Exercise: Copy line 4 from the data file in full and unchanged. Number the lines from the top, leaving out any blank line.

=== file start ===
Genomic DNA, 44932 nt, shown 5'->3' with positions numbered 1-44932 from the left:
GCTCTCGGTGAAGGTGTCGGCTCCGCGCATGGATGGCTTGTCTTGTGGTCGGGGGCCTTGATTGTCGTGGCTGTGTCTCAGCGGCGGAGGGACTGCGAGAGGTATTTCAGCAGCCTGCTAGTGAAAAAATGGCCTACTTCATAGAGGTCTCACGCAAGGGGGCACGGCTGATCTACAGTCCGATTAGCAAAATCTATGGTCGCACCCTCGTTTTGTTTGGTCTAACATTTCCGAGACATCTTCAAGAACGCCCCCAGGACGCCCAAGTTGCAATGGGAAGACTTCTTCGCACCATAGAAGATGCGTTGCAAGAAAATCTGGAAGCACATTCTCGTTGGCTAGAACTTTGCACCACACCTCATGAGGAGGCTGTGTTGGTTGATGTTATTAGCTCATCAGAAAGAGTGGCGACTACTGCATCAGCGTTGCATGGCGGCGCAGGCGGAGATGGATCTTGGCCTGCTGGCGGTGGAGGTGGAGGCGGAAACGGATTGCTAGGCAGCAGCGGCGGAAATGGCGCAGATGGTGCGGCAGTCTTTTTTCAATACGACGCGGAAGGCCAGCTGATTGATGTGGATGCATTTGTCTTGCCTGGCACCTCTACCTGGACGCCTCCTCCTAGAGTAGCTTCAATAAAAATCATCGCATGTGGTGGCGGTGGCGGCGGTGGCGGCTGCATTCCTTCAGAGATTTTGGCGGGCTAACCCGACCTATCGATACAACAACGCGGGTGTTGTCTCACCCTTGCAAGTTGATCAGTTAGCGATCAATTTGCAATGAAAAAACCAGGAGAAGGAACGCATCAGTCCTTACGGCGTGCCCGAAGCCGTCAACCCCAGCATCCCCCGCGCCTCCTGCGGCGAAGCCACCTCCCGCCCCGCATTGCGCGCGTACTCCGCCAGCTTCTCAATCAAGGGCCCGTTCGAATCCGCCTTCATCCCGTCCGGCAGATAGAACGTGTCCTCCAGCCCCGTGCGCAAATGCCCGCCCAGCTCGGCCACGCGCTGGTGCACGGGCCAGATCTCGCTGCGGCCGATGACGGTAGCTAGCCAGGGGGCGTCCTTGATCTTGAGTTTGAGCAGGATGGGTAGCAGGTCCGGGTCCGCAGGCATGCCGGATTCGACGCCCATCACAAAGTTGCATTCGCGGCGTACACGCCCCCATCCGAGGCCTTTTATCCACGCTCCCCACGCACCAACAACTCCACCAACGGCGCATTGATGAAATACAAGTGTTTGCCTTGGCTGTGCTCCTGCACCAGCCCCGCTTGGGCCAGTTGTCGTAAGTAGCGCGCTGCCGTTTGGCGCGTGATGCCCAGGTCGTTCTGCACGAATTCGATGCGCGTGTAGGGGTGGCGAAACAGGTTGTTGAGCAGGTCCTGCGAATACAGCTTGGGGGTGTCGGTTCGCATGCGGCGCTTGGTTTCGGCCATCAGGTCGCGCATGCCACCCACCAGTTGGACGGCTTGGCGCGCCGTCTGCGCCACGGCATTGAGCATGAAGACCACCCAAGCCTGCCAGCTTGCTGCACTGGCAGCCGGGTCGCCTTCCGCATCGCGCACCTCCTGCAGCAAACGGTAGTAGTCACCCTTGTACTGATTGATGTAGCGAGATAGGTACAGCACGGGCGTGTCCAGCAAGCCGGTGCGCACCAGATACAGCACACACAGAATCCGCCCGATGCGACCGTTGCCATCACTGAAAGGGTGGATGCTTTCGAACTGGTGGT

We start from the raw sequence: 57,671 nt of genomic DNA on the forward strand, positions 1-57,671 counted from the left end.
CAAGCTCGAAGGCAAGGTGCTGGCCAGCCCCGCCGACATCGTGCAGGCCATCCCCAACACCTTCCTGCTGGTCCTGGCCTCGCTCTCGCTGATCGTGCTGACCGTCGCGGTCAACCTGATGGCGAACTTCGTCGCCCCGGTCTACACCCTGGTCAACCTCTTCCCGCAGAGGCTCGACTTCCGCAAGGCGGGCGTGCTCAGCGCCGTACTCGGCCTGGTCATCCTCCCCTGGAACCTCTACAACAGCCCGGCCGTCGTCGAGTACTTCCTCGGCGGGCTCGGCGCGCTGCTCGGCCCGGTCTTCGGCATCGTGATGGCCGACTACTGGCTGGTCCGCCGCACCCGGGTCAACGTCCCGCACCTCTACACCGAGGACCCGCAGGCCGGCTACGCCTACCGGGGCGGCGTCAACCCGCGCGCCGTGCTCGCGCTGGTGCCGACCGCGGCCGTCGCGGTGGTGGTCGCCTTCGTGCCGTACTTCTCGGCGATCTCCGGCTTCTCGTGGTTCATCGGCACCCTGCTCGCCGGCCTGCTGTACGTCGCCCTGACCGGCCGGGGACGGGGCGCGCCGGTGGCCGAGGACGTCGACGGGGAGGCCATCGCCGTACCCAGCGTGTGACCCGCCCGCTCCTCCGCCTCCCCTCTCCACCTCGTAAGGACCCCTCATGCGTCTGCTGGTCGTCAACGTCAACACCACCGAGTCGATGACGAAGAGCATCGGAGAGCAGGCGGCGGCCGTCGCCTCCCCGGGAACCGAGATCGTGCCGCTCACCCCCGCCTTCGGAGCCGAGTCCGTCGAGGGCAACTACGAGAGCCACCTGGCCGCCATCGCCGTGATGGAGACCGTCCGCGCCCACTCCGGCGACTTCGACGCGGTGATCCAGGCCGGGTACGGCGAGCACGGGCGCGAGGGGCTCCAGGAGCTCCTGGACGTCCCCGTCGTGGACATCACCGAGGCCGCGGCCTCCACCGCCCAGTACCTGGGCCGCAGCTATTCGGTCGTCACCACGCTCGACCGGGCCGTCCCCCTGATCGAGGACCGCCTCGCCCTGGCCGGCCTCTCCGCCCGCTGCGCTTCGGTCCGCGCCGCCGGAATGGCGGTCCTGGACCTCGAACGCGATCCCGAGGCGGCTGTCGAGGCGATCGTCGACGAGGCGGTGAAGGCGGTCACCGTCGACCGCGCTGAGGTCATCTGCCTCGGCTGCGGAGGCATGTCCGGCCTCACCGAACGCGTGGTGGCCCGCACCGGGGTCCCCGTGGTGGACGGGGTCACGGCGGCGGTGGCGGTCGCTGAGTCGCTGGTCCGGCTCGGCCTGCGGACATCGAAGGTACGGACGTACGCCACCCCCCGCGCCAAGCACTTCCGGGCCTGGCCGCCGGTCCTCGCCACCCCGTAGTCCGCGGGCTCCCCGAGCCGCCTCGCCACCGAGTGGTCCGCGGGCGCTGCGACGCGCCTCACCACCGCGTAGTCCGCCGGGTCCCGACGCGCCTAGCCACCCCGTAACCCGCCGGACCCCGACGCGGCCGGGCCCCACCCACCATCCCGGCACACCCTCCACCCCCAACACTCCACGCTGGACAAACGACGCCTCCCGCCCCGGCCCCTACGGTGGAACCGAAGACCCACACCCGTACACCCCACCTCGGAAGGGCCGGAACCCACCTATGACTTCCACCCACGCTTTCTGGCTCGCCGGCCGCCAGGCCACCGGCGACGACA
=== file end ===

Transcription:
CAAGCTCGAAGGCAAGGTGCTGGCCAGCCCCGCCGACATCGTGCAGGCCATCCCCAACACCTTCCTGCTGGTCCTGGCCTCGCTCTCGCTGATCGTGCTGACCGTCGCGGTCAACCTGATGGCGAACTTCGTCGCCCCGGTCTACACCCTGGTCAACCTCTTCCCGCAGAGGCTCGACTTCCGCAAGGCGGGCGTGCTCAGCGCCGTACTCGGCCTGGTCATCCTCCCCTGGAACCTCTACAACAGCCCGGCCGTCGTCGAGTACTTCCTCGGCGGGCTCGGCGCGCTGCTCGGCCCGGTCTTCGGCATCGTGATGGCCGACTACTGGCTGGTCCGCCGCACCCGGGTCAACGTCCCGCACCTCTACACCGAGGACCCGCAGGCCGGCTACGCCTACCGGGGCGGCGTCAACCCGCGCGCCGTGCTCGCGCTGGTGCCGACCGCGGCCGTCGCGGTGGTGGTCGCCTTCGTGCCGTACTTCTCGGCGATCTCCGGCTTCTCGTGGTTCATCGGCACCCTGCTCGCCGGCCTGCTGTACGTCGCCCTGACCGGCCGGGGACGGGGCGCGCCGGTGGCCGAGGACGTCGACGGGGAGGCCATCGCCGTACCCAGCGTGTGACCCGCCCGCTCCTCCGCCTCCCCTCTCCACCTCGTAAGGACCCCTCATGCGTCTGCTGGTCGTCAACGTCAACACCACCGAGTCGATGACGAAGAGCATCGGAGAGCAGGCGGCGGCCGTCGCCTCCCCGGGAACCGAGATCGTGCCGCTCACCCCCGCCTTCGGAGCCGAGTCCGTCGAGGGCAACTACGAGAGCCACCTGGCCGCCATCGCCGTGATGGAGACCGTCCGCGCCCACTCCGGCGACTTCGACGCGGTGATCCAGGCCGGGTACGGCGAGCACGGGCGCGAGGGGCTCCAGGAGCTCCTGGACGTCCCCGTCGTGGACATCACCGAGGCCGCGGCCTCCACCGCCCAGTACCTGGGCCGCAGCTATTCGGTCGTCACCACGCTCGACCGGGCCGTCCCCCTGATCGAGGACCGCCTCGCCCTGGCCGGCCTCTCCGCCCGCTGCGCTTCGGTCCGCGCCGCCGGAATGGCGGTCCTGGACCTCGAACGCGATCCCGAGGCGGCTGTCGAGGCGATCGTCGACGAGGCGGTGAAGGCGGTCACCGTCGACCGCGCTGAGGTCATCTGCCTCGGCTGCGGAGGCATGTCCGGCCTCACCGAACGCGTGGTGGCCCGCACCGGGGTCCCCGTGGTGGACGGGGTCACGGCGGCGGTGGCGGTCGCTGAGTCGCTGGTCCGGCTCGGCCTGCGGACATCGAAGGTACGGACGTACGCCACCCCCCGCGCCAAGCACTTCCGGGCCTGGCCGCCGGTCCTCGCCACCCCGTAGTCCGCGGGCTCCCCGAGCCGCCTCGCCACCGAGTGGTCCGCGGGCGCTGCGACGCGCCTCACCACCGCGTAGTCCGCCGGGTCCCGACGCGCCTAGCCACCCCGTAACCCGCCGGACCCCGACGCGGCCGGGCCCCACCCACCATCCCGGCACACCCTCCACCCCCAACACTCCACGCTGGACAAACGACGCCTCCCGCCCCGGCCCCTACGGTGGAACCGAAGACCCACACCCGTACACCCCACCTCGGAAGGGCCGGAACCCACCTATGACTTCCACCCACGCTTTCTGGCTCGCCGGCCGCCAGGCCACCGGCGACGACA